IE 11 is not supported. For an optimal experience visit our site on another browser.

Cold drugs send 7,000 U.S. children to ERs

Over-the-counter cough and cold drugs send an estimated 7,000 U.S. children  younger than 12 to emergency rooms every year, the Centers for Disease Control and Prevention reported.
Image: Some Children's Cold Medicines voluntarily recalled in 2007 for risk of overdose
Parents should use caution when giving over-the-counter cold medicines to children. Spencer Platt / Getty Images file
/ Source: Reuters

Over-the-counter cough and cold drugs send an estimated 7,000 U.S. children under the age of 12 to emergency rooms every year, most for overdoses, the Centers for Disease Control and Prevention reported on Monday.

Because parents will continue to buy such drugs, better packaging might help protect young children, the researchers reported in the journal Pediatrics.

Two-thirds of the cases were children who took the drugs without supervision, but a quarter were children who acted unusually sleepy, had an allergic reaction or other ill effect after a parent gave them the recommended dose, the CDC team found.

Evidence suggests parents want to give these drugs, including cough suppressants, antihistamines and decongestants, to their children, even though they have never been shown to benefit young children.

They cited a national survey that showed 64 percent of parents consider cough and cold medications to be safe and 20 percent plan to continue to give them to their children under 2 years, even though the U.S. Food and Drug Administration earlier this month "strongly recommended" against it.

"However, if these medications are removed from the market, caregivers may be tempted to substitute products that are labeled for use by older children and adults," the CDC team wrote.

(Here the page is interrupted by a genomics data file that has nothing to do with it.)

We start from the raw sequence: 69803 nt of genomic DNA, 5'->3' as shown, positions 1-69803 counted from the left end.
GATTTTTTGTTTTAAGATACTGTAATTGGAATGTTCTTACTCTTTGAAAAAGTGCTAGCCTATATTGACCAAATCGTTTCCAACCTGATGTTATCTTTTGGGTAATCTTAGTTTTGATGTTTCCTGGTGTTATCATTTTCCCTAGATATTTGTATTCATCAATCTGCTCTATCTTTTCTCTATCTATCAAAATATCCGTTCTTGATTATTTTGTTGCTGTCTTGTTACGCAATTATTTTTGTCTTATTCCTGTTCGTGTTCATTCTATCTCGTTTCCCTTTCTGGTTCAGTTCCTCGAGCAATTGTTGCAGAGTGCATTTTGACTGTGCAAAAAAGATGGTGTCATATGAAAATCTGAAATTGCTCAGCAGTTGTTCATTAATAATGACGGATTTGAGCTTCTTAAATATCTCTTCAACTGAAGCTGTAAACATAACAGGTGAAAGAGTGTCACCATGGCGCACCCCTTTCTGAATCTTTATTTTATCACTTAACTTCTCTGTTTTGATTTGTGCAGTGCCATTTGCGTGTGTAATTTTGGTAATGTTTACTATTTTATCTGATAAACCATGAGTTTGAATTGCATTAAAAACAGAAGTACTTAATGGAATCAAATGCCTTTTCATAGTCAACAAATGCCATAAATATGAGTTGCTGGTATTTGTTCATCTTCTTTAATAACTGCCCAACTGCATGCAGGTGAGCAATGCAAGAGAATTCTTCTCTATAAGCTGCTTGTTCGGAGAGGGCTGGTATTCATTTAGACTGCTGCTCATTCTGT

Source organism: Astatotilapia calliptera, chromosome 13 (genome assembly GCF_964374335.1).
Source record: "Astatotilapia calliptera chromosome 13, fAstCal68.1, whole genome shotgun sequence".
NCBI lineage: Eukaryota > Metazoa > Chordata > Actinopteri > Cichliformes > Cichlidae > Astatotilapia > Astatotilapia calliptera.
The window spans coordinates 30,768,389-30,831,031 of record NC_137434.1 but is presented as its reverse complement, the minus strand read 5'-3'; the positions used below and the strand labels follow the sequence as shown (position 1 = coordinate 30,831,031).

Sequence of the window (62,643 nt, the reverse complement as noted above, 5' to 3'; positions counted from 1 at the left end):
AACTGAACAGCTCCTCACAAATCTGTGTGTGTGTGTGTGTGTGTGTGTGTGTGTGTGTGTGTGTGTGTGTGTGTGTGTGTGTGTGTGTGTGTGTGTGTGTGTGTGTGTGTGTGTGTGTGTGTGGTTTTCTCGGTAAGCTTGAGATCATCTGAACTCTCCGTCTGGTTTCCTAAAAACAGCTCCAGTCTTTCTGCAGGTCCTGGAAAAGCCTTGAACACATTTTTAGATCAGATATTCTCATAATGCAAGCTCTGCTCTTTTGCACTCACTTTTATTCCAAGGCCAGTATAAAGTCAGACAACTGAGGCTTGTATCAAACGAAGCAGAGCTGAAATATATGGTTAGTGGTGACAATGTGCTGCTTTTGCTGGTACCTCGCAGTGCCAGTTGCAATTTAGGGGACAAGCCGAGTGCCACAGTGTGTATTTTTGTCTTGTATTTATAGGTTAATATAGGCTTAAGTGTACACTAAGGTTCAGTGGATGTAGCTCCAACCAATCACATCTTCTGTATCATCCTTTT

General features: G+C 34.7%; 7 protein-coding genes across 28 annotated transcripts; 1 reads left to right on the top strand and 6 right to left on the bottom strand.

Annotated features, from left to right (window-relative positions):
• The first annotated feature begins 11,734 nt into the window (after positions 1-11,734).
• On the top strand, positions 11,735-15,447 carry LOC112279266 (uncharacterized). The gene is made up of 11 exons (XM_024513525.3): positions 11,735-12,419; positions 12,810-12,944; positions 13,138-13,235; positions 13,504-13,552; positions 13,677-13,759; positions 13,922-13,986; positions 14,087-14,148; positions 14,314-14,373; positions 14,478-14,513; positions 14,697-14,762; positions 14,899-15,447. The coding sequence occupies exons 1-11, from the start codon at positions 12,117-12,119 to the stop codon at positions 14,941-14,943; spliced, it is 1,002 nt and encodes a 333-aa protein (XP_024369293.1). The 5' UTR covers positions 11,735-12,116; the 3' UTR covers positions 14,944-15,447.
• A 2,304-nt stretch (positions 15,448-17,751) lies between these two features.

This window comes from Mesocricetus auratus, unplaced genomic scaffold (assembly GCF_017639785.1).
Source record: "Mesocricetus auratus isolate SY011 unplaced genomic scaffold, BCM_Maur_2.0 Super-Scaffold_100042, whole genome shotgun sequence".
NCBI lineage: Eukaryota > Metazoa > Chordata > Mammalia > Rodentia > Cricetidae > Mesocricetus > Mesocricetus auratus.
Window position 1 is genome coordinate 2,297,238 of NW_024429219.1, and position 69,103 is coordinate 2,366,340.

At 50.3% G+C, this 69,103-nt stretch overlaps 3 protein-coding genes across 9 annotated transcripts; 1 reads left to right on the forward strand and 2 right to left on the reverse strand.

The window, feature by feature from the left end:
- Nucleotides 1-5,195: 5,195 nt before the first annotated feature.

Dr. Melissa Schaefer and colleagues looked at a nationally representative sample of 63 U.S. emergency departments in 2004 and 2005.

"Annually, an estimated 7,091 patients aged under 12 years were treated in emergency departments for adverse drug events from cough and cold medications, accounting for 5.7 percent of emergency department visits for all medications in this age group," they wrote.

More than 90 percent of the children were sent home quickly. The researchers did not look in-depth at the specific symptoms the children had.

Companies that make the drugs might consider changes to packaging to keep small children from getting into the medications, which are often flavored and colored to make them more appealing, Schaefer's team said.

"One packaging innovation is incorporating adaptors onto bottles of liquid medication such that medication can only be accessed with a needle-less syringe, which prevents unsupervised preschool-aged children from drinking directly from the bottle," they suggested.

"We had also considered the idea of taking coloring out of these medications," Schaefer said in a telephone interview.

"Parents need to be vigilant about keeping these medicines out of their children's reach," said Dr. Denise Cardo, director of CDC's Division of Healthcare Quality Promotion.

"They should refrain from encouraging children to take medicine by telling the children that medication is candy." Also, adults should avoid taking adult medications in front of young children, she said.